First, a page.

I’m Robbie Kellman Baxter. Today’s subscription story belongs to Brad Handler. He and his brother, Brent Handler, are vacation entrepreneurs who are incorporating membership and subscription in some really novel ways. Brad has done a lot of different things over his career, first as an engineer at Apple, then as an attorney at a top Silicon Valley law firm, then at eBay as their first in-house counsel from 1997 to 2001. But he is best known for his innovation in the world of destination travel clubs. The Handlers launched Exclusive Resorts in 2002. More recently, they have been building Inspirato, a membership model which also has introduced a subscription option.
‘I walked into a little dorm fridge and a tiny little bar sink and my wife turned to me and said: ‘shut up or solve this problem.’ So we spent the rest of that vacation week solving the problem.’- Brad Handler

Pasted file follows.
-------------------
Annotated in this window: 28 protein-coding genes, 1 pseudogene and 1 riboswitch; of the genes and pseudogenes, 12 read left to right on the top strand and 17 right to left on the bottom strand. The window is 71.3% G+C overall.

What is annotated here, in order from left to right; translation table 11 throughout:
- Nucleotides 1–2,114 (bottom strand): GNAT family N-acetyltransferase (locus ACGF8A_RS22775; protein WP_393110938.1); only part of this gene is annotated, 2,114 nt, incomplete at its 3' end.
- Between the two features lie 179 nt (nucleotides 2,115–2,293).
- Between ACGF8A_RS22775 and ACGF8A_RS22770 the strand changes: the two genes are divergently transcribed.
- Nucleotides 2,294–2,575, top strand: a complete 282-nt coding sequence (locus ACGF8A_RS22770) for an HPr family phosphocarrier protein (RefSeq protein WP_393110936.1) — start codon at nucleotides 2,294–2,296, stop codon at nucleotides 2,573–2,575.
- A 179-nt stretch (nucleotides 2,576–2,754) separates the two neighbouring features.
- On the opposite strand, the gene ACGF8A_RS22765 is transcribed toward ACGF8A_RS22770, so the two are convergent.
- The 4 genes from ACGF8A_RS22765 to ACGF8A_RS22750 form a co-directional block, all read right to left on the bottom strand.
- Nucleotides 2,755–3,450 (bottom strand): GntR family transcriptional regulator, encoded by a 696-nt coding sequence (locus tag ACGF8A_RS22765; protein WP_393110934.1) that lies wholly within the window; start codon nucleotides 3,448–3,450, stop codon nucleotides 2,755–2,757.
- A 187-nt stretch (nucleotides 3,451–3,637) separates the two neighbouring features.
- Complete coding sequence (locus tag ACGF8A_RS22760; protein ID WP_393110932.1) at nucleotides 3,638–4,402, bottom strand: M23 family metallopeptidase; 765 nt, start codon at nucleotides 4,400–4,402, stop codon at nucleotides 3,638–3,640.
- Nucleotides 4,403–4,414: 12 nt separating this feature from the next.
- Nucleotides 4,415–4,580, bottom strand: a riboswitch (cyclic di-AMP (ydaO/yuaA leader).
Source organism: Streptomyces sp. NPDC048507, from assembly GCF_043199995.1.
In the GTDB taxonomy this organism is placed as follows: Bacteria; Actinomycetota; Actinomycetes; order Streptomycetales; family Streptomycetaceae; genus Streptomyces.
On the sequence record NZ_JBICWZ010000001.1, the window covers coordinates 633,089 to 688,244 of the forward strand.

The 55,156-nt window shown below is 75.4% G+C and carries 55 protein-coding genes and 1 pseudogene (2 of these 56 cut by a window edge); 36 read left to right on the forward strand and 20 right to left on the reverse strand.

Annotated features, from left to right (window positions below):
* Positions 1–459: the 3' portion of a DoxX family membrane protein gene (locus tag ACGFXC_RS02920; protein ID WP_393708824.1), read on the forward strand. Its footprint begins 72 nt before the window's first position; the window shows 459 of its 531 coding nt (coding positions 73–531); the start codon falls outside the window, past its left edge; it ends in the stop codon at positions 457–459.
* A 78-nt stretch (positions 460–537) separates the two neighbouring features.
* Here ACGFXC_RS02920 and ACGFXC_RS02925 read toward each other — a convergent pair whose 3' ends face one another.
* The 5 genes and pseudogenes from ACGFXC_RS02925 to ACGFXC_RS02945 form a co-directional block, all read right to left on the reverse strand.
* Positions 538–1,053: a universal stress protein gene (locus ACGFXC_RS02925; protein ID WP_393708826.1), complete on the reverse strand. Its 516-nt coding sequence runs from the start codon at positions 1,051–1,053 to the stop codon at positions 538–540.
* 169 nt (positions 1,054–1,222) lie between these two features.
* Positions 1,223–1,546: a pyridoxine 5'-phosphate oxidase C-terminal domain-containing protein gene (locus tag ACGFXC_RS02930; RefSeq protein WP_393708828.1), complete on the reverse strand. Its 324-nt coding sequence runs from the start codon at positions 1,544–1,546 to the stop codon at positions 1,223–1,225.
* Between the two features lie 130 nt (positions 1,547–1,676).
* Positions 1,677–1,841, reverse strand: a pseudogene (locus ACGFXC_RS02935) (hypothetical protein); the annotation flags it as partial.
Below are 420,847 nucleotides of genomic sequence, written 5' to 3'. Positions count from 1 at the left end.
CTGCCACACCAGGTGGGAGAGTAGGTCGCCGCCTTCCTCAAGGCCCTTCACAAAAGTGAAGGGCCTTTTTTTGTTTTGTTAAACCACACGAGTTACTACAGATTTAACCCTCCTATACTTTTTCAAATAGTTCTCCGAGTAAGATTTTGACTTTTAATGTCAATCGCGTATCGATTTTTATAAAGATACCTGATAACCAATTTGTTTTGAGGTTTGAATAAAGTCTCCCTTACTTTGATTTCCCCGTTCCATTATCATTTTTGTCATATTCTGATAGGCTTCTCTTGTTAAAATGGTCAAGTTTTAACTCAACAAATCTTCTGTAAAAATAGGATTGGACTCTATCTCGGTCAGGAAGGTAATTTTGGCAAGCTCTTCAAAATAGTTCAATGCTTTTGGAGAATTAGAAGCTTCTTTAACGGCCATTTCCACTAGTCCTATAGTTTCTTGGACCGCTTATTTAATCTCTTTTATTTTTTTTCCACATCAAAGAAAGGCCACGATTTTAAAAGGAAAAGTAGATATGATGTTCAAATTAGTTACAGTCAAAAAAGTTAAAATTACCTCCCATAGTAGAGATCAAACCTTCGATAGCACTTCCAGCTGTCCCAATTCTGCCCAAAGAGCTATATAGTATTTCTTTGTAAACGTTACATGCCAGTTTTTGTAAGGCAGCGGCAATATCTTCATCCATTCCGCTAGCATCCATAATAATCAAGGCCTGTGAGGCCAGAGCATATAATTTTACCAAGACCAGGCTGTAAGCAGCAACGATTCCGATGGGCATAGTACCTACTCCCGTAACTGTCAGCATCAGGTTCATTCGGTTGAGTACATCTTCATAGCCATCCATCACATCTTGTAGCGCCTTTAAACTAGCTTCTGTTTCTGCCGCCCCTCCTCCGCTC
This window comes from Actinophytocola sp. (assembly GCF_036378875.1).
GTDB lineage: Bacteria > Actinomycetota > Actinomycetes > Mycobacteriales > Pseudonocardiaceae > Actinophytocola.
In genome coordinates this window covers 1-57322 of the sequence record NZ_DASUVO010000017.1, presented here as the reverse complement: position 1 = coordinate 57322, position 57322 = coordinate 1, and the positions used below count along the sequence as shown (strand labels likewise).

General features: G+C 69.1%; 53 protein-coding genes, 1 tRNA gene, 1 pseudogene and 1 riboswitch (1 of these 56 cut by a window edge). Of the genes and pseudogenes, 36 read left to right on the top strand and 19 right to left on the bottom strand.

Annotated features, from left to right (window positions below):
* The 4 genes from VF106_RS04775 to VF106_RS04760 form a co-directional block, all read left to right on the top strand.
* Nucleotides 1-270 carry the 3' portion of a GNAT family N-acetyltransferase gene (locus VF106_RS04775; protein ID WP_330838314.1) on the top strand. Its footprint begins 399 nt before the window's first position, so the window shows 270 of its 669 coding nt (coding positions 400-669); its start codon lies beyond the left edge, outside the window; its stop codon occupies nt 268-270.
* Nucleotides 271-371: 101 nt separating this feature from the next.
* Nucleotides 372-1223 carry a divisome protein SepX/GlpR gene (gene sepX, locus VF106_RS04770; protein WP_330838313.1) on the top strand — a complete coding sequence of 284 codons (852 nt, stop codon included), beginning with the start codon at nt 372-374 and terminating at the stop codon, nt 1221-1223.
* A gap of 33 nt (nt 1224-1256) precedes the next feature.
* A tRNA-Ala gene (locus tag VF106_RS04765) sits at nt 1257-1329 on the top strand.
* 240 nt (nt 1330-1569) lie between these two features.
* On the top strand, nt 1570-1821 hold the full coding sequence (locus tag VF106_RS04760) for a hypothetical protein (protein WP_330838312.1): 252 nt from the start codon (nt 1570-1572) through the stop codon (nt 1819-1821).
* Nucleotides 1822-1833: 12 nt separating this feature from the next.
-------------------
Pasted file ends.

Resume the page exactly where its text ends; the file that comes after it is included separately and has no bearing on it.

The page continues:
We’ll talk about how to package value for subscriptions and determine the right price and features and what he learned as a Silicon Valley insider that has informed his work in rethinking the travel industry. And finally, we’ll discuss the unique benefits and challenges of working with your family.
Areas of interest include:
- Using technology to pull ahead of competitors
- Subscription vs membership business models
- Inspirato’s most important metrics
- How data collection can transform and improve customer experience
- How Inspirato is structured for profitability
Listen to the full podcast, Inspirato’s Brad Handler on Revamping a Thousand Year Old Industry, on robbiekellmanbaxter.com
Robbie Kellman Baxter takes a look at the Apple ONE bundling strategy to assess the pros and cons of bundling offers and partnerships from the perspective of a subscription-based business strategy.
Rumors are flying about Apple’s emerging bundling strategy. Apparently they are getting ready to launch several tiers of new bundled subscriptions, incorporating different combos of the following: Apple Music, Apple TV+, Apple Arcade, Apple News+, iCloud storage and eventually a new Fitness offering.